Jim JohnsonStatistically speaking, Jim Johnson recorded the easiest save a closer could convert on Wednesday night against the Nationals. He entered the game with a three run lead and recorded three consecutive outs against Washington’s 7, 8 and 9 hitters.

Still, he showed some encouraging signs after struggling to locate his pitches in his previous four blown saves.

Johnson received a nice ovation from the crowd when The Pretender came blaring over the speakers at Camden Yards. Honestly, a warmer welcome than I was expecting. It seems like fans love to pick on struggling relief pitchers and I just assumed that Johnson would be their latest target.

It took JJ just 11 pitches to work his perfect ninth inning and he threw nine of those pitches for strikes. Chad Tracy lined out to first base on an 89 MPH changeup that Johnson had run in to the middle of the plate. Besides a fastball he threw to the backstop, that was his worst pitch. Thankfully, Chris Davis made a nice play at first for out number one.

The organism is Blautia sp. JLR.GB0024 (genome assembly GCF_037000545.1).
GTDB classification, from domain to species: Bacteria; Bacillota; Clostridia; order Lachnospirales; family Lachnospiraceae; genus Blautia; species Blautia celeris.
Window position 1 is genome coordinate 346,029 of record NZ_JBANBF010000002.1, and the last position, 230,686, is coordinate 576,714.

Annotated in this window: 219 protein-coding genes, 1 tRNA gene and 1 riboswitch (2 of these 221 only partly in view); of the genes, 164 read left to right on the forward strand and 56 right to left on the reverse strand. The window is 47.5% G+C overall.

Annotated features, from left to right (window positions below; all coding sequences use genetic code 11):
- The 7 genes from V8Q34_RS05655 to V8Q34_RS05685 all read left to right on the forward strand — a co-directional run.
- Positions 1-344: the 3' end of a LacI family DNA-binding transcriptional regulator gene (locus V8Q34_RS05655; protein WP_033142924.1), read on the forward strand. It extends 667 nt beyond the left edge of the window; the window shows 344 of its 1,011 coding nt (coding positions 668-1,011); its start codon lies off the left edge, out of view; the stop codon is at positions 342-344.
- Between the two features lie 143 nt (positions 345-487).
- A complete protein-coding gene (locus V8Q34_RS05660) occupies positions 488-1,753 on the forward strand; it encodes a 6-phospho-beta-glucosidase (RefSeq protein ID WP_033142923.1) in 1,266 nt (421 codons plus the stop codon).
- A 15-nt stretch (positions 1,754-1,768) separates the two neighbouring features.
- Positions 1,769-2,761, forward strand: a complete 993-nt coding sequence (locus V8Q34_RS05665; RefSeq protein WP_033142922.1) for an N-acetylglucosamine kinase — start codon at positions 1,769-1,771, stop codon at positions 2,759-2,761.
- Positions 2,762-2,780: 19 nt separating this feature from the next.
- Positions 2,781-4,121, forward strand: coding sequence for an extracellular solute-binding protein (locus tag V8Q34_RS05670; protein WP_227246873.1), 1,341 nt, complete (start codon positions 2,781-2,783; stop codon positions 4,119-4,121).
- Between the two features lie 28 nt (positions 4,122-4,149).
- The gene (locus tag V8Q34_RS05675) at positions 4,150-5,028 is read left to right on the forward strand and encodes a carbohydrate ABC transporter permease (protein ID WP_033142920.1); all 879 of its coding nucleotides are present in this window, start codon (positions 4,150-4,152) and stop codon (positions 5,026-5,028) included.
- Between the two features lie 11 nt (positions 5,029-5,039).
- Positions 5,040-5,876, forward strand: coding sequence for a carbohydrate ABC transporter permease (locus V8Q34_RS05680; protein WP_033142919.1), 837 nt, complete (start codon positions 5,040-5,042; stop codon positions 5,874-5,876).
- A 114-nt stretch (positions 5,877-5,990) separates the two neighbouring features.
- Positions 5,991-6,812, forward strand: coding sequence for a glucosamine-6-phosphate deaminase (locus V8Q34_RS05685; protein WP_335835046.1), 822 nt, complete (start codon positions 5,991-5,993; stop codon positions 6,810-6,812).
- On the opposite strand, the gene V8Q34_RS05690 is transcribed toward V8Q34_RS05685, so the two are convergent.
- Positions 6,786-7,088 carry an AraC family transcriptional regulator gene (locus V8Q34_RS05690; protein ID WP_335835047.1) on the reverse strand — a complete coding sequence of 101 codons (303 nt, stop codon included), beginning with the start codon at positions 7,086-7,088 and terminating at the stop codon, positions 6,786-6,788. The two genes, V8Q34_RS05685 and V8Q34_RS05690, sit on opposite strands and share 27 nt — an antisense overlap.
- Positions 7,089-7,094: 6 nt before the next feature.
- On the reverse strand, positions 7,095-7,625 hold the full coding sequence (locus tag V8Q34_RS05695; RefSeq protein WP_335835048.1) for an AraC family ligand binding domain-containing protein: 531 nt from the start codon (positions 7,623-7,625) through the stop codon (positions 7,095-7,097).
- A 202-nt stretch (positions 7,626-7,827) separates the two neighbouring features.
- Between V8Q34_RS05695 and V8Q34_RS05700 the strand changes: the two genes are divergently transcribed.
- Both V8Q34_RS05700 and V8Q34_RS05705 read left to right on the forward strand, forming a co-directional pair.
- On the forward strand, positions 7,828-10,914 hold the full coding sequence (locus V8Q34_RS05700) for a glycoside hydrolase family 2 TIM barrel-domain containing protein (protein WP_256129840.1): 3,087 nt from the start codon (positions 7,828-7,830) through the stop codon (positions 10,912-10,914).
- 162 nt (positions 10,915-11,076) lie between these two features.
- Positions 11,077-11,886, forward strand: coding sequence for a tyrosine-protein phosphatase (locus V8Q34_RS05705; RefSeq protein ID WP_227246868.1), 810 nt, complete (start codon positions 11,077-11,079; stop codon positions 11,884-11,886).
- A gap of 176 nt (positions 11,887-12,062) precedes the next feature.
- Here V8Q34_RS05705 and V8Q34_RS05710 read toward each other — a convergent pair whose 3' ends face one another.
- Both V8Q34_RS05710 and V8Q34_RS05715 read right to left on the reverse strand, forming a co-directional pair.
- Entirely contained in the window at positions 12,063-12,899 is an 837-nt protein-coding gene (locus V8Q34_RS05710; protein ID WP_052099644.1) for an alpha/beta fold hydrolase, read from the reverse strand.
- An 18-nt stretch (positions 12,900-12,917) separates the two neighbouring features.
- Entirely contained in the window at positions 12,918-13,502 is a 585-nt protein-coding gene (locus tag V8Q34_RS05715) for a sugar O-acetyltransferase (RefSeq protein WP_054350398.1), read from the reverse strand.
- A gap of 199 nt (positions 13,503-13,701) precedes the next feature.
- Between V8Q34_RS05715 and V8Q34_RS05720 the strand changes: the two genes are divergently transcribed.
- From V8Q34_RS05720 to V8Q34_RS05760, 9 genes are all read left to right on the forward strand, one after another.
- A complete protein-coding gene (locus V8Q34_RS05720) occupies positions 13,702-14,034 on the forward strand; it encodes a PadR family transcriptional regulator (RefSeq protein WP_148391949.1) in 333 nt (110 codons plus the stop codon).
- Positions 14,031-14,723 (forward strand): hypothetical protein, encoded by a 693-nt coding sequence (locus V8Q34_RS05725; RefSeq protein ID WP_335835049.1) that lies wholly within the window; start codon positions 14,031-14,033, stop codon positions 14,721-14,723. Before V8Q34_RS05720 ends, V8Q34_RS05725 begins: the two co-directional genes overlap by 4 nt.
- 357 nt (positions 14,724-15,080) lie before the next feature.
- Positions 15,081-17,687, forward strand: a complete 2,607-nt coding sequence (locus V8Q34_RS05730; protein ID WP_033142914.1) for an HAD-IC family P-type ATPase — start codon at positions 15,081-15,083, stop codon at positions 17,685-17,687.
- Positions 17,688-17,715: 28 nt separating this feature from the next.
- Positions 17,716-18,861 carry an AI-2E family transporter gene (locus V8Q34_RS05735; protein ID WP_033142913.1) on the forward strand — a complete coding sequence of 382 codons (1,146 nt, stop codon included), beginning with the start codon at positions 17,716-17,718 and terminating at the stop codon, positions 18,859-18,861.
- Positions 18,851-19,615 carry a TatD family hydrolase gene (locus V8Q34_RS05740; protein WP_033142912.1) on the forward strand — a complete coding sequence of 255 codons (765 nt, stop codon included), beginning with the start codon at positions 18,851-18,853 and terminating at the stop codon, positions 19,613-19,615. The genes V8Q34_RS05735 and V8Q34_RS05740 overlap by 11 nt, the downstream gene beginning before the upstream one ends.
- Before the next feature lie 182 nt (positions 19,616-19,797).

While watching Johnson warmup, I noticed him threw a few more curveballs to Matt Wieters than I’m used to seeing. Against Kurt Suzuki, he used a beautiful curveball for a called third strike to get the second out.

Johnson didn’t mess around against Danny Espinosa. He set him up with two fastballs and got strike three on a changeup down in the zone.

It was just 11 pitches against an NL lineup’s bottom third of the order, but JJ looked like JJ again last night. He missed on one pitch, but used the defense behind him to pick him up. His pitches had nice horizontal movement and he located the fastball and curveball better than he has in nearly two weeks.

I’d hesitate to say that Johnson “is back,” but he showed every indication of it during Wednesday night’s save.